To this point, I was walking on my favorite trail when a woman ran up to me with her camera. Without any regard for what I might have been doing (meditating, humming, sound healing, walking, journal writing, thinking, marveling at nature, sketching, or simply breathing into my soul a dose of renewal and rest), she plopped her camera into my hands. After I took pictures of her, she grabbed her camera and started to leave. Not even one “thank you.” No eye contact. Zero smile. No nicety. Nothing.
I decided to do what someone once said, “Be the change I want in the world.” I gently engaged in a friendly conversation, and then I did something bold.
You guessed it. I asked her name.
She told me her name was Anna, and then I told her my name—Melody. After our human-to-human warm connection, she smiled, waved goodbye, and I could feel a shift in our energy and connection.
I could be wrong about all this. Instead of feeling delighted, maybe Anna was terrified and felt that I went beyond her sense of personal space, boundaries, and even cultural tradition. Maybe she thought I was overly aggressive.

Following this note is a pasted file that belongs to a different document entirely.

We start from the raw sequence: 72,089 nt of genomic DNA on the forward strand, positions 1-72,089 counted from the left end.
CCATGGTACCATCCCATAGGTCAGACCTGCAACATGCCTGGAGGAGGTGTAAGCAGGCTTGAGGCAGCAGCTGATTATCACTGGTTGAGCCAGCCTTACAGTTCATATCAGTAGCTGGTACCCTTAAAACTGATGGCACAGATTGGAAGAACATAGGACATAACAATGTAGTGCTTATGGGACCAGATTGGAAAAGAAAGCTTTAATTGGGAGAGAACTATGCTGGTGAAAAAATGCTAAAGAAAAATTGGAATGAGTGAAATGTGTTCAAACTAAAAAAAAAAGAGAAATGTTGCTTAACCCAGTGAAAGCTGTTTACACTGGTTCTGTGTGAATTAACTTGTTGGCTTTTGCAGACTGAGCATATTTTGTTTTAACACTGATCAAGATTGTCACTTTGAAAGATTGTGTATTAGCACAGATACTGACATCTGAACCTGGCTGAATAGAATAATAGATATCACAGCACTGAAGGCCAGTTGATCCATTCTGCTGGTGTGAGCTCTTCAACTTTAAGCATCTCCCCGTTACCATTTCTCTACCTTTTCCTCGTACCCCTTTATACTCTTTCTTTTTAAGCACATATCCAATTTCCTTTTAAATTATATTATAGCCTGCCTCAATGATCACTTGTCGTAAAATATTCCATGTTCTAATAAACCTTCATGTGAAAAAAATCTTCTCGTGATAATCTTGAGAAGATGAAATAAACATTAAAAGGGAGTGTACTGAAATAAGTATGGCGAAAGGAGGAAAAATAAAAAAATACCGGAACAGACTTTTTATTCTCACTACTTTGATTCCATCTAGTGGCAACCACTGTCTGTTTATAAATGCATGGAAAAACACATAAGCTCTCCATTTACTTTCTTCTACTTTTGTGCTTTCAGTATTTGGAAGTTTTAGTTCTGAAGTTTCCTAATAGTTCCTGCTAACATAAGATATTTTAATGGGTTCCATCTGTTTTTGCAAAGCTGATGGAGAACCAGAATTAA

In contrast, maybe we both shifted our hearts to healing and love and both of us became changed by that moment.
I am an ordinary global citizen who seeks to encourage all of humanity to be nicer, kinder, and more empathic with each other.
Whoosh away the ego for a few minutes and welcome the other person into your life. Connect with each other and create one small corner of love that will send positive vibrations of peace and hope throughout our one precious planet.
In retrospect, “nice” always seemed like such a bland word when I was young. Nice was a word my mother used when she wanted me to conform, impress others, be perfect, live up to someone else’s image.
Over the years, nice has a new meaning and one that I greet instead of resist. It is a quality we need to revive within ourselves and a quality we need to offer to each other.
As I complete this article, I want to say a few nice things to you, and I ask you to think about what nice things you might say to someone else today. Some of my wishes for you are from the “Metta Meditation Prayer of Loving-Kindness.”
May you be happy.
May you be well.
May you be safe.
May you be peaceful and at ease.
May you experience people who are nice to you.
May you be surrounded with the healing vibration of strength, inner peace, love, and hope.
Please pass this message forward and help make humanity nice again. Thank you.